a) based on well-known primitive operations;
b) to be performed as step-by-step procedures;
c) in a certain order;
d) all of them;
e) from a start to a sought end (in which their syntactic machinery gives we to the semantic aspects of communication).

Think of actions you do and how all those steps are followed and how and the kind of problems that could arise if they aren't. Even animals know and do "functions":

// __ Smartest Bird (the intelligent raven solves the puzzle)

https://www.youtube.com/watch?v=WYBATyILJD8
~
That corvid, quite functionally, indeed!, followed all the steps to get its food.

In Mathematics, functions are much easier:

a) as well-known primitive operations we used the 6 basic operations (the ER|MD|AS in "PERMDAS");
b) to be performed as step-by-step procedures (which a operations resulting in partial results);
c) in a certain order: going one way (say LTR) and from the inner most parenthesis out (the P in "PERMDAS");
d) all of them;
e) from a well-defined start (a given "independent" value) to the sought end (the dependent one, given the functional relationship: y=f(x)).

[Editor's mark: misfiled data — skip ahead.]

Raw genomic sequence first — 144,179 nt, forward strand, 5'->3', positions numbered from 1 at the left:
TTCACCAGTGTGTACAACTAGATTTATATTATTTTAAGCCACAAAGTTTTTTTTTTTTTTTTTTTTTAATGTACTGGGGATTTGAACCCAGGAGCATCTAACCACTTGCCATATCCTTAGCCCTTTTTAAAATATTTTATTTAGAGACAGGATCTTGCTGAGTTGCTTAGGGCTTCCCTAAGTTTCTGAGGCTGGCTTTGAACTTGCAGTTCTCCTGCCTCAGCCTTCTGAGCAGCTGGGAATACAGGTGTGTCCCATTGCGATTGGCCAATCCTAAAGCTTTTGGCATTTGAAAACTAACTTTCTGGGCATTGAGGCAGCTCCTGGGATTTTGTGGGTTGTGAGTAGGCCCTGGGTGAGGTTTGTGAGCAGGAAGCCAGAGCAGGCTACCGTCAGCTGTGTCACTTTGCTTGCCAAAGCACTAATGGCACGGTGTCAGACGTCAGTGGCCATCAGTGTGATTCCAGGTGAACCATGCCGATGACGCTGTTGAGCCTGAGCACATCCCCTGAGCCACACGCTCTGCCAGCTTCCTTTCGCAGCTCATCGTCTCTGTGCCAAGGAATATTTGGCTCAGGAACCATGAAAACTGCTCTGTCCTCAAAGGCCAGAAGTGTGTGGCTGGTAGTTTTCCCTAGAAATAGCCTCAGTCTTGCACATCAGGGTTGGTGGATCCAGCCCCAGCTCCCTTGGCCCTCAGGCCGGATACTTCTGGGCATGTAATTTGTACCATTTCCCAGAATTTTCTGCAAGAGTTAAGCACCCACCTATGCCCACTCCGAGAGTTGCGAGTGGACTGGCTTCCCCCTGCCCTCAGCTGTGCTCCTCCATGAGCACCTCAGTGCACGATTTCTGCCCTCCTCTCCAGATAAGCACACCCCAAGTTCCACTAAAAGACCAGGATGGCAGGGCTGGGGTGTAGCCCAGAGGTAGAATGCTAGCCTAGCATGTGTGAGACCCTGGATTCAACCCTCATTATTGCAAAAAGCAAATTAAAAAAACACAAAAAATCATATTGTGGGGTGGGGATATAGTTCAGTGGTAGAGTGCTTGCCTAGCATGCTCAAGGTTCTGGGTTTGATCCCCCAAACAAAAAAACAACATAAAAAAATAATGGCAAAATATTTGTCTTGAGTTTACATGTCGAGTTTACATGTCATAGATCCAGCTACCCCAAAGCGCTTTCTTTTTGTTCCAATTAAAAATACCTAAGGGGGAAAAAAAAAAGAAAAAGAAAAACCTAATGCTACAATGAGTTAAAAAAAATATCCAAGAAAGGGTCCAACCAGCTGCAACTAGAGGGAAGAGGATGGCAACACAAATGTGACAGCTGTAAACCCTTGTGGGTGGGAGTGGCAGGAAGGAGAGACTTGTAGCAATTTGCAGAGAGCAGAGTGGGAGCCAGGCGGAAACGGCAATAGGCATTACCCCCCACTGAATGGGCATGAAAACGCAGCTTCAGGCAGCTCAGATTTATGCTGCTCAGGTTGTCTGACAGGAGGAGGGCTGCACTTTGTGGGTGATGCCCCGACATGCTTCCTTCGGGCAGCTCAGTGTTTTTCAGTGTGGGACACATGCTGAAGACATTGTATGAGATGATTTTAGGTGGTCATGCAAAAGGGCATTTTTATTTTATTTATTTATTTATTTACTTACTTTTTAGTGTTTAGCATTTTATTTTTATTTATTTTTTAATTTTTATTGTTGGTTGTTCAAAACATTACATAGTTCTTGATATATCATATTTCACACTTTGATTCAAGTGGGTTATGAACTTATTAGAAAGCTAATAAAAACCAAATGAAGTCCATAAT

What makes algebraic functions immensely powerful is that using just those basic operations and following basic procedures they can be used as modeling devices for anything that can be and happen. Anything visually, graphically expressed (from your mom's face to your doctor's signature or the microscopic picture of an amoeba) can be algebraically represented through functions. Cars, buildings and airplanes are first modeled and -tested- using functions before they are physically produced and this is 100% safe as long as the model is a faithful representation of reality. Functions are used to effectively represent and simulate from Beyonce's booty dance to the "landing" of a rover on another planet: